Regarding what makes a house a home…

In the course of a day our house has been transformed. It was a welcoming place, with ¬†familiar books on the shelves and pictures of relatives on the end tables. There was a Pakistani rug on the floor, and Dominican painted tiles on the walls. We had an Afghan blanket hanging on the wall, and an Italian vase on a window sill, both wedding gifts. In the past few months our collection of baby toys has grown considerably, and those toys have found their way to every corner of the house as their owner’s throwing arm has improved.

Yesterday it was all packed away. All the books, rugs, paintings, photos, vases, and most of the toys went into boxes and onto a big truck. Some of it will meet us in Washington, but most of it will stay wrapped up until it arrives to meet us in Riyadh after maybe a year and a half. The house is empty now. The white walls are blank. There’s a new echo to the house as there are no carpets or curtains to absorb the sound. It doesn’t quite feel like the same place.

A house is different from a home. A house is walls, doors, a roof, and floors. A home is harder to define. It’s a place where our experiences find life. A place soaked in meaning. It’s the pictures on the walls, the games in the cupboard, the food on the table, and the people who you share it all with. Home is the experience that happens in the house.

This house has been a good home to us. Under this roof we have shared meals with many beloved friends. We’ve had parties. We have rested away the exhaustion of long days at the visa window. We have learned how to be parents. And JJ has never lived anywhere else.

Watching the physical symbols of home go into boxes is a melancholy experience. It means we are leaving soon. But we also know that home is not our stuff. Home, for our family, is finding love and belonging in all of the new places that we are blessed to experience. This summer we will rest with friends and family in many places where we have known home before, and where we can still taste it. And in the coming months and year we will find home in new places, just as we have before.

It’s a little scary. I fear that maybe this time will be different. Maybe it won’t work out quite as well. Will I be able to learn Arabic? Will I stink at my job? Will I make any friends? Change brings doubt.

But for me, home is wherever I find the beautiful woman, the growing baby, and the neurotic chihuahua with whom I am sharing this empty house for the next few weeks. With them around I know it will all work out, and for that I am thankful.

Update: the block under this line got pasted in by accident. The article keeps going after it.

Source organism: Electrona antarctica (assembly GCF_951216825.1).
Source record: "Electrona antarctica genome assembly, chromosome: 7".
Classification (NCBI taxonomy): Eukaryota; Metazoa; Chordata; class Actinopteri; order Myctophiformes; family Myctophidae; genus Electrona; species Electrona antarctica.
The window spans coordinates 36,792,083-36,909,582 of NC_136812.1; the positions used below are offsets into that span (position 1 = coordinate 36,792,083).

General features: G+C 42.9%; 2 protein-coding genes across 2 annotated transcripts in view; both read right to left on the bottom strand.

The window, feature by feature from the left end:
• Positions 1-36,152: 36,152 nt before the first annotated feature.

Regarding others who serve…

My first tour of duty as a Foreign Service Officer is almost over, and I can confidently say that I know a lot now that I didn’t know when I got started. My Spanish is a bit sharper. I can talk your ear off about immigration law (which I promise not to do in this post). I know that chile de arbol is not something to be eaten on a whim. I’ve begun to appreciate the ins and outs of the complexities of this large organization for which I work. I’ve learned how to put together an itinerary for the Principal Officer, and how to get a dozen people in as many offices to “clear” on a cable that I want to send out. Some of these lessons will stick with me for a long time, and others will no doubt have to be relearned (chile de arbol always looks so good on the plate).

But among the most wonderful things that I have come to appreciate in the past two years is the critical role played by our locally employed colleagues in our work and communities overseas. I’ve written a fair amount about what it is like to be a part of the large, diverse, quirky family of American Foreign Service Officers, spouses, and kids that spans the globe, hops from country to country, always saying hello and goodbye to each other. The uninitiated might have the impression that everyone at my office is an American Foreign Service Officer. How untrue that is!

The vast majority of employees who work at the Consulate here in Ciudad Juarez (and at just about every post globally) are local folks. They are Mexicans, most born and raised right here in Juarez. We Americans are a minority at work, despite the fact that it is the U.S. Consulate. And our Mexican colleagues do a vast quantity of the work that keeps us running every day. They provide security to the Consulate compound, and in our residential communities. If something breaks at our house they come around to fix it. Our Mexican colleagues input the visa cases into the computer, wrangle the documents that I need to make a visa decision, and print up the final product. If I make a mistake, or get lost on how a certain part of the law works (a common occurrence), it is most likely one of our immensely qualified and experienced Mexican colleagues who helps me to find a solution. We have Mexican analysts who investigate our particularly challenging cases, and provide us with detailed information to bring the case to resolution. When I went on TV to talk about visas I had a locally employed friend and colleague sitting right there with me to help answer questions from the fast talking reporter.

In other parts of the building our Mexican colleagues are working to cultivate a strong relationship between our Consulate and local media, businesses, and other organizations. Our Mexican management team makes sure the rent is paid on our houses, and that the lights and water and computer network in the building keeps working. And to see that this massive team of people all get their paychecks every two weeks. There’s a fantastic team of Mexican cooks in the cafeteria who keep us very well fed. This Consulate is a massive operation, and it runs primarily on Mexican power, with English and Spanish being swapped out and traded for one another at a pace that I imagine is frustrating for the monolingual.

It’s easy to take this environment for granted after one has been here for a few months, but every so often something happens that reminds me how remarkable this all is. Just this week, for example, we had a retirement party. A gentleman by the name of Alex, who is one of just a few locally employed supervisors, finished up 29 years of work for our Consulate and will now get some well deserved rest. He began his career taking documents from applicants at a window and putting together files. He finishes up as the boss of more than 20 people, overseeing much of the work in one of the busiest visa sections in the world, reporting to and trusted by the unit chiefs (officers). If something is broken, he’s the guy who knows how to fix it. He has worked under six U.S. Presidents, at least a dozen Consuls General, and goodness knows how many American supervisors. He has had a direct impact on the smooth adjudication of millions of visas. This man is a giant of experience, and an example of service.